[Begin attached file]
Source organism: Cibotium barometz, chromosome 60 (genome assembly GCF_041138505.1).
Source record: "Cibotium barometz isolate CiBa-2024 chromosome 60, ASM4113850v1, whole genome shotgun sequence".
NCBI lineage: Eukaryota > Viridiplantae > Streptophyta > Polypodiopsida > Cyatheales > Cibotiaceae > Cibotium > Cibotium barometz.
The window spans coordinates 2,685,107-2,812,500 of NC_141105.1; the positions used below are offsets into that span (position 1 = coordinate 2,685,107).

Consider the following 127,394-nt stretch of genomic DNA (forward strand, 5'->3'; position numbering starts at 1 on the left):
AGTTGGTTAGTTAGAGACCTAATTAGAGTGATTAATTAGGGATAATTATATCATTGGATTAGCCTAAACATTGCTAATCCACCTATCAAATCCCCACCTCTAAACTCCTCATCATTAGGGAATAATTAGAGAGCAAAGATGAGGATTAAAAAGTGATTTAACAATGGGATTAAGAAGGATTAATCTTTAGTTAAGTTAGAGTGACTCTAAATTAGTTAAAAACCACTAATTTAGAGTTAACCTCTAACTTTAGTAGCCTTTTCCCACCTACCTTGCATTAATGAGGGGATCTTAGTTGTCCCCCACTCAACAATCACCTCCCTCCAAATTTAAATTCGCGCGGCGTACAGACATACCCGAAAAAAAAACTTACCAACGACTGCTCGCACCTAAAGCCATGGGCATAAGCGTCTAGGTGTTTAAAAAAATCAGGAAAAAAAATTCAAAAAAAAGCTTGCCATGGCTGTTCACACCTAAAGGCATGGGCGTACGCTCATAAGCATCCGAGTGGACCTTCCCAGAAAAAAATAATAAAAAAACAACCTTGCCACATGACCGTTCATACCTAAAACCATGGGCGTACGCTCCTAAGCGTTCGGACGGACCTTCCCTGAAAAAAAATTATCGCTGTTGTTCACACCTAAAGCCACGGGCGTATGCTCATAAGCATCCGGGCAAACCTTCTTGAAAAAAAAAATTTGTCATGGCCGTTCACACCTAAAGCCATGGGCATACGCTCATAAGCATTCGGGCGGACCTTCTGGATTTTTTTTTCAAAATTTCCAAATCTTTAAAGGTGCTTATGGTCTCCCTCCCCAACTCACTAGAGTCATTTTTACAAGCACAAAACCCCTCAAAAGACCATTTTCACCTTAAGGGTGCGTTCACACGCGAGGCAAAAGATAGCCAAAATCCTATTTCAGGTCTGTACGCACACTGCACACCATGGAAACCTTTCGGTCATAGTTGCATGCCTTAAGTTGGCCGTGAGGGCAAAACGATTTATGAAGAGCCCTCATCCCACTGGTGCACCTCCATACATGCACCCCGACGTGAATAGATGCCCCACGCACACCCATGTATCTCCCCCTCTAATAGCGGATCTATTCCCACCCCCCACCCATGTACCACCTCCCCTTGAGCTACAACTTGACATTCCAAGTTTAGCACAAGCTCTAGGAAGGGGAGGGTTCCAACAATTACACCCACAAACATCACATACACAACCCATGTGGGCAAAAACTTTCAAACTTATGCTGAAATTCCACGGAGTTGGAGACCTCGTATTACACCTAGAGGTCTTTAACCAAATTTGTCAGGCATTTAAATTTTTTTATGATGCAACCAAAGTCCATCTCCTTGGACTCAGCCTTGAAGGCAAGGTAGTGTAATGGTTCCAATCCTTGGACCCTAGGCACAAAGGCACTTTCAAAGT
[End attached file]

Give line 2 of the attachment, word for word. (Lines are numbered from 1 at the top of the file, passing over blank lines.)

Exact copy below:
Source record: "Cibotium barometz isolate CiBa-2024 chromosome 60, ASM4113850v1, whole genome shotgun sequence".